from appeal. In FY 2010 (October 2009-September 2010), of the 
approximately 5,990 reported Board decisions and orders, only twenty-
six cited Ghuman in noting that an appellant had withdrawn claims from 
appeal. While these numbers may not represent a precise indication of 
the numbers of appeals where appellants chose not to appeal all of the 
rejected claims, these figures are provided as an indication of the 
relatively small number of appeals in which appellants choose to appeal 
fewer than all of the rejected claims without canceling such unappealed 
claims prior to appeal. Based on this data, the Office found that 
approximately 0.41% of all appeals had Ghuman issues, i.e., where fewer 
than all of the rejected claims were appealed. For purposes of 
calculating additional cost to appellants from this proposed rule 
change, the Office rounded up to 1% and used this as a conservative 
(high) estimate for the number of amendments expected. As such, this 
proposed rule change will not have a significant economic impact on a 
substantial number of small entities.
    Additionally, for the majority of appellants this proposed change 
will likely result in cost savings. Because the current rule allows 
appellants to appeal fewer than all of the claims under rejection, the 
current rule also requires appellants to affirmatively state (in the 
status of claims section of the appeal brief), all of the claims on 
appeal. Under this proposed rule, the Board would presume that 
appellants intend to appeal all claims under rejection unless those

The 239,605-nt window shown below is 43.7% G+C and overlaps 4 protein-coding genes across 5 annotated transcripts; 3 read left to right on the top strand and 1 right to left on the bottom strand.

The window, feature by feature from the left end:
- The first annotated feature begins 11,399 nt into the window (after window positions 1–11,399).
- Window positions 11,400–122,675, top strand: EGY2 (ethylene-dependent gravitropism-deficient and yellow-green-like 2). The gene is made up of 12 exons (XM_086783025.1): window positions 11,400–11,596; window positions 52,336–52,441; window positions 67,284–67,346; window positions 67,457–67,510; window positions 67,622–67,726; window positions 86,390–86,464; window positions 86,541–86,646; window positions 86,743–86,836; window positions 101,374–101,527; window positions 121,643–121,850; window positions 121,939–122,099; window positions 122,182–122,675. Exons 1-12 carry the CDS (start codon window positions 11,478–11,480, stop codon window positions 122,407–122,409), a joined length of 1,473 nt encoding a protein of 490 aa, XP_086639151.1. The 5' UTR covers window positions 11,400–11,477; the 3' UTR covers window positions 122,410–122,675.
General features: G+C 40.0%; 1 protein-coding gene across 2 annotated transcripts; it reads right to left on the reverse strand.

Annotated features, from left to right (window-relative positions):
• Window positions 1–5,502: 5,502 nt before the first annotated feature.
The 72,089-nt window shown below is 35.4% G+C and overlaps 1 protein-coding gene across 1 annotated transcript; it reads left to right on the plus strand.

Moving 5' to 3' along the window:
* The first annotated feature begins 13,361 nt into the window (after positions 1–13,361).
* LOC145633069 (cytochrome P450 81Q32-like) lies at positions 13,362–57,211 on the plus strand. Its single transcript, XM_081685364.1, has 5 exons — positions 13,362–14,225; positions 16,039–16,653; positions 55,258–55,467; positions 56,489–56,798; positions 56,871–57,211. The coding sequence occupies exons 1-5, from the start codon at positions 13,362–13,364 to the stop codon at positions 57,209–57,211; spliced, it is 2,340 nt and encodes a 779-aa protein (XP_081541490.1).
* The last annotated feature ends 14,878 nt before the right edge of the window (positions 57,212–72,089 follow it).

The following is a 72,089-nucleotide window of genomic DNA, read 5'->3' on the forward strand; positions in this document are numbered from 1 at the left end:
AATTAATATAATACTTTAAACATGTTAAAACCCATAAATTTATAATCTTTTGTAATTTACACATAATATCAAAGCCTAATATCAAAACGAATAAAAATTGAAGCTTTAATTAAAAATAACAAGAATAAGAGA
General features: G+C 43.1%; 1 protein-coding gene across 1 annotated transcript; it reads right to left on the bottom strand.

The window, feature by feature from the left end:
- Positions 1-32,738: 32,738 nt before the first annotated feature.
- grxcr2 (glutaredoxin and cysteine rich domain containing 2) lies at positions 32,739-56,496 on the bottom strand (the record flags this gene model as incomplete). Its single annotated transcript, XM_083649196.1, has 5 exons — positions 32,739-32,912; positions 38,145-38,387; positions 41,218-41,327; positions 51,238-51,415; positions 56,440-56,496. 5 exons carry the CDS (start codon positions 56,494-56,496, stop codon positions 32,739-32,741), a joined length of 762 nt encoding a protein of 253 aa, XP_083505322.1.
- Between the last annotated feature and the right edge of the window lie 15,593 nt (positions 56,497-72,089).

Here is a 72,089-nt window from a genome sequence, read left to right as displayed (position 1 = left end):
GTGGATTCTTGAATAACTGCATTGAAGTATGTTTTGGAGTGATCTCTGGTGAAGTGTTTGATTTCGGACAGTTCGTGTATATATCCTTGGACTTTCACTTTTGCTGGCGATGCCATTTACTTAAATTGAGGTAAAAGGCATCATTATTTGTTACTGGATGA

claims under rejection for which review is not sought are canceled. 
This proposed change to the rule allows the Office to eliminate the 
current requirement for appellants to identify the claims on appeal in 
the appeal brief. Thus, in those instances where appellants wish to 
appeal all claims under rejection, which represents the majority of 
appeals, the appellant's burden is lessened by not having to include a 
listing of the status of all of the claims under rejection.

Changes to Appeal Brief Requirements

    The Office also estimates a net cost savings to all appellants as a 
result of the proposed changes to the appeal brief requirements. In 
particular, the Office estimates a savings due to the proposed 
elimination of certain appeal brief requirements and proposed changes 
to other requirements to make them more flexible. The Office estimates 
a small increase in cost to the subset of appellants who choose to 
argue claims separately or as a subgroup.
    For the subset of appellants who choose to argue claims separately 
or as a subgroup, the small increase in cost would merely be the 
addition of subheadings before separately argued claims or subgroups. 
The Office estimates this added burden may increase the time it takes 
to prepare an appeal brief by 0.2 hours for those appellants who choose 
to separately argue claims. This estimate is based on the Office's view 
of the time it would take to add subheadings based on agency expertise 
in patent prosecution practice. The estimated small increase in cost 
would not apply to all appeal briefs because some appellants choose to 
argue all of the claims rejected under a ground of rejection as a 
single group. However, since the Office does not track the number of 
appeals in which appellants argue all claims as a single group versus 
the number of appeals in which appellants argue some claims separately, 
the Office has applied this increase to the estimate of all appeal 
briefs filed. Nevertheless, this proposed change will not have a 
significant economic impact on a substantial number of small entities.
    Notably, the overall proposed changes to the appeal brief 
requirements will result in net savings to appellants. By allowing for 
more flexibility in how an appellant chooses to present an appeal to 
the Board and by eliminating many current appeal brief requirements, 
appellants will incur less cost overall in preparation of appeal 
briefs. As discussed infra in the Paperwork Reduction Act section of 
the notice, the Office estimates a net average savings in preparation